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Two French Towns Are Battling Over a Saint’s Remains

Should Saint Bernadette be laid to rest in the town she made famous…or the one she chose to live in?

(Catherine Leblanc/Godong/Corbis)
smithsonian.com

In 1858, a young girl named Bernadette Soubirous made an astonishing claim — she had been visited multiple times by the Virgin Mary. More than a century later, Bernadette has been canonized a saint and the spring and grotto where she had her visions is a pilgrimage site that draws six million visitors a year. And now, in the latest installment of her saga, her remains are the subject of a brewing battle over where her body should reside.

The AFP reports that the cities of Nevers and Lourdes are arguing over where to keep Bernadette’s body. Though she is associated with Lourdes, where she saw the apparitions and where the pilgrimage site is located, her body is actually in nearby Nevers. Locals tell the AFP that Bernadette left Lourdes “under duress” because of overwhelming media pressure that followed her claims.

The story of Bernadette’s body is just as dramatic as her claimed visions. After 30 years in the grave, it was exhumed and reportedly found to be so well-preserved that it was used as evidence that she was an “incorruptible” saint. Her body was then moved to a crystal casket at the convent in Nevers, where it is preserved to this day. But, as Atlas Obscura’s Annetta Black reports, the body seen by the public isn't exactly in its natural, decaying state: it is covered by a wax mask and hands created by a Parisian designer of fashion mannequins.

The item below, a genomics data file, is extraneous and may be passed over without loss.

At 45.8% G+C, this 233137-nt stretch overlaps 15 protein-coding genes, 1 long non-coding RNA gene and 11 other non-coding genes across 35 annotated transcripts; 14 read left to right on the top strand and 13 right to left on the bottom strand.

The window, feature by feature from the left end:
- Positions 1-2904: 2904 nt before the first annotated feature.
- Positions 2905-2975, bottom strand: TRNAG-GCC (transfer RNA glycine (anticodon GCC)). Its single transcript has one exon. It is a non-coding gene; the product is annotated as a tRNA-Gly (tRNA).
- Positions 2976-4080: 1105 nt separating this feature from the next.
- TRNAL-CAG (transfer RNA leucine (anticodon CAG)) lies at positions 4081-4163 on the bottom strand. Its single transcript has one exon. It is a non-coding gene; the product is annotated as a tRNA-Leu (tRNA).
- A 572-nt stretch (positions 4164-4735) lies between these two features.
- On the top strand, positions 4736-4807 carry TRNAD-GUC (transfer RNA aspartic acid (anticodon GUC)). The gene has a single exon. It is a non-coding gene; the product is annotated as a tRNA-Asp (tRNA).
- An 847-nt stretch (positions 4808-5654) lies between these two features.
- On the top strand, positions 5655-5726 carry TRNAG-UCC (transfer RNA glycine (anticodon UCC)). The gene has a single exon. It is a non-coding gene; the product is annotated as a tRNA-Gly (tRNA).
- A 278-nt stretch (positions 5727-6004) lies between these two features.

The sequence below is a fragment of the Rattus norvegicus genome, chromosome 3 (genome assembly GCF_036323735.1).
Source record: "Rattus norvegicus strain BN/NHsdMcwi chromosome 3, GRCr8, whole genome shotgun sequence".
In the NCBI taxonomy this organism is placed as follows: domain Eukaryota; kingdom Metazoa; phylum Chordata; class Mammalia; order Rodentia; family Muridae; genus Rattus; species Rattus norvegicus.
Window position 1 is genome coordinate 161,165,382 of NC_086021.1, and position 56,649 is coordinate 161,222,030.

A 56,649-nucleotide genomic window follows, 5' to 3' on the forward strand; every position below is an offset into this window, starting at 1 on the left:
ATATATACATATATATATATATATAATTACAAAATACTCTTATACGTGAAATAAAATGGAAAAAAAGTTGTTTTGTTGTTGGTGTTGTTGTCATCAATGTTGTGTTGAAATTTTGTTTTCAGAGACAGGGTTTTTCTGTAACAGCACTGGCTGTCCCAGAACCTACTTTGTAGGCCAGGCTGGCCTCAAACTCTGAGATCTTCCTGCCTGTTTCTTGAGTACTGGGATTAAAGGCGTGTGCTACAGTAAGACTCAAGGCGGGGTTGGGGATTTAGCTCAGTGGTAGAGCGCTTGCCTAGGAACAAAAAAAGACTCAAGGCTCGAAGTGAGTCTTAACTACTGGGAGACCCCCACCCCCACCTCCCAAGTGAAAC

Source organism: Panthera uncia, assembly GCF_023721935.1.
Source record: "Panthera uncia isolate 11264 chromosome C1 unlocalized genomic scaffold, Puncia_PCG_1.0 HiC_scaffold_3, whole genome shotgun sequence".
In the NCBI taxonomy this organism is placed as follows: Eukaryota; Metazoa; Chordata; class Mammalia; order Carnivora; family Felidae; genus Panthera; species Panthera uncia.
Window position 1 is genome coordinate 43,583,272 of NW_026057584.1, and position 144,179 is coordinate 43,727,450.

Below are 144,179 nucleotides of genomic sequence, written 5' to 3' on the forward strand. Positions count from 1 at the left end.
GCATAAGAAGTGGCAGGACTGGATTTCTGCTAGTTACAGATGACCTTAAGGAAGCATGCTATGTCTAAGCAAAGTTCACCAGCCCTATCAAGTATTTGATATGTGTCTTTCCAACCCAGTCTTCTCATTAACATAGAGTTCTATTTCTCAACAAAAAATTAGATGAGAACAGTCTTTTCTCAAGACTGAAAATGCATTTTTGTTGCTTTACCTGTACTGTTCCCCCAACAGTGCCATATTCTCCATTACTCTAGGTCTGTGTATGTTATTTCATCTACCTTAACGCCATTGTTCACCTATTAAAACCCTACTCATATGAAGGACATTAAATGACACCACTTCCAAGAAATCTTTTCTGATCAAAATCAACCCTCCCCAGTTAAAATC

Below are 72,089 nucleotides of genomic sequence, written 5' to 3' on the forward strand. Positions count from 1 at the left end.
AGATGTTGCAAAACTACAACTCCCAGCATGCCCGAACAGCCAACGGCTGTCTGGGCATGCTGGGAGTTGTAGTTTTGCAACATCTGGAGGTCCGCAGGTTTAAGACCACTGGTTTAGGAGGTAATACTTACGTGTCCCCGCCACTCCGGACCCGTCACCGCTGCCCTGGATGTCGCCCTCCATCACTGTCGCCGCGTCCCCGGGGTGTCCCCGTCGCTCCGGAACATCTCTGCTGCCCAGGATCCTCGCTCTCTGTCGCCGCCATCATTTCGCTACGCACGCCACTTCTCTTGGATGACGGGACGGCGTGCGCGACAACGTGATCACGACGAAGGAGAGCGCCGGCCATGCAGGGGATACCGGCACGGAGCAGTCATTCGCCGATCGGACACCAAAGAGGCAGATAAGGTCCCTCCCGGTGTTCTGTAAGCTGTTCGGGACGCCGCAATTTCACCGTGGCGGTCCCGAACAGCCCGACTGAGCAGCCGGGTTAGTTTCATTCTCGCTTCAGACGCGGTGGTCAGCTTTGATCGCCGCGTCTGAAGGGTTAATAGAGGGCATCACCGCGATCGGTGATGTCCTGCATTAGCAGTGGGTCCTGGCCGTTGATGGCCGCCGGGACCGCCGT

Incorruptible or no, Bernadette’s descendants and leaders from Lourdes have formed a council demanding that the body return to Lourdes. Residents of Nevers and nuns from the convent where she still lies argue that Bernadette simply didn’t want to return to Lourdes, in life or in death.

“If we took Bernadette back to Lourdes she would become a curiosity,” the site’s director told the AFP. Or perhaps there’s another reason for the ongoing battle: according to reports, Nevers stands to lose $2.7 million a year if the body is moved.

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